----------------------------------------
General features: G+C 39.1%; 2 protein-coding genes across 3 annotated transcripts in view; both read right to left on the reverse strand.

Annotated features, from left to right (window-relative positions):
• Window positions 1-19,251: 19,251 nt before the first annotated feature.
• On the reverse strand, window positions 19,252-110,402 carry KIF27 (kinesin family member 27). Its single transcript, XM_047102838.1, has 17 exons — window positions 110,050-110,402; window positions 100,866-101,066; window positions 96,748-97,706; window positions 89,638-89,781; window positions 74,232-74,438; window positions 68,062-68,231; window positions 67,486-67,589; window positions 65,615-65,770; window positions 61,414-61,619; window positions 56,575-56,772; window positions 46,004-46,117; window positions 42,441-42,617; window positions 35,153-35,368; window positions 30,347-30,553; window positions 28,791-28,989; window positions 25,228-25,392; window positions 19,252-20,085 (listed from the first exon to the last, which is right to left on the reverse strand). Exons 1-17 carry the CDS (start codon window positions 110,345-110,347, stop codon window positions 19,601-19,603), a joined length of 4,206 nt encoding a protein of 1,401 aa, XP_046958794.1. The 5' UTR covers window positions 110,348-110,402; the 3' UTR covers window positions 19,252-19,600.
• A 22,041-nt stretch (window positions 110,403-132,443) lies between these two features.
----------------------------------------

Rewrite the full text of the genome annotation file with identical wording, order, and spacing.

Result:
General features: G+C 39.1%; 2 protein-coding genes across 3 annotated transcripts in view; both read right to left on the reverse strand.

Annotated features, from left to right (window-relative positions):
• Window positions 1-19,251: 19,251 nt before the first annotated feature.
• On the reverse strand, window positions 19,252-110,402 carry KIF27 (kinesin family member 27). Its single transcript, XM_047102838.1, has 17 exons — window positions 110,050-110,402; window positions 100,866-101,066; window positions 96,748-97,706; window positions 89,638-89,781; window positions 74,232-74,438; window positions 68,062-68,231; window positions 67,486-67,589; window positions 65,615-65,770; window positions 61,414-61,619; window positions 56,575-56,772; window positions 46,004-46,117; window positions 42,441-42,617; window positions 35,153-35,368; window positions 30,347-30,553; window positions 28,791-28,989; window positions 25,228-25,392; window positions 19,252-20,085 (listed from the first exon to the last, which is right to left on the reverse strand). Exons 1-17 carry the CDS (start codon window positions 110,345-110,347, stop codon window positions 19,601-19,603), a joined length of 4,206 nt encoding a protein of 1,401 aa, XP_046958794.1. The 5' UTR covers window positions 110,348-110,402; the 3' UTR covers window positions 19,252-19,600.
• A 22,041-nt stretch (window positions 110,403-132,443) lies between these two features.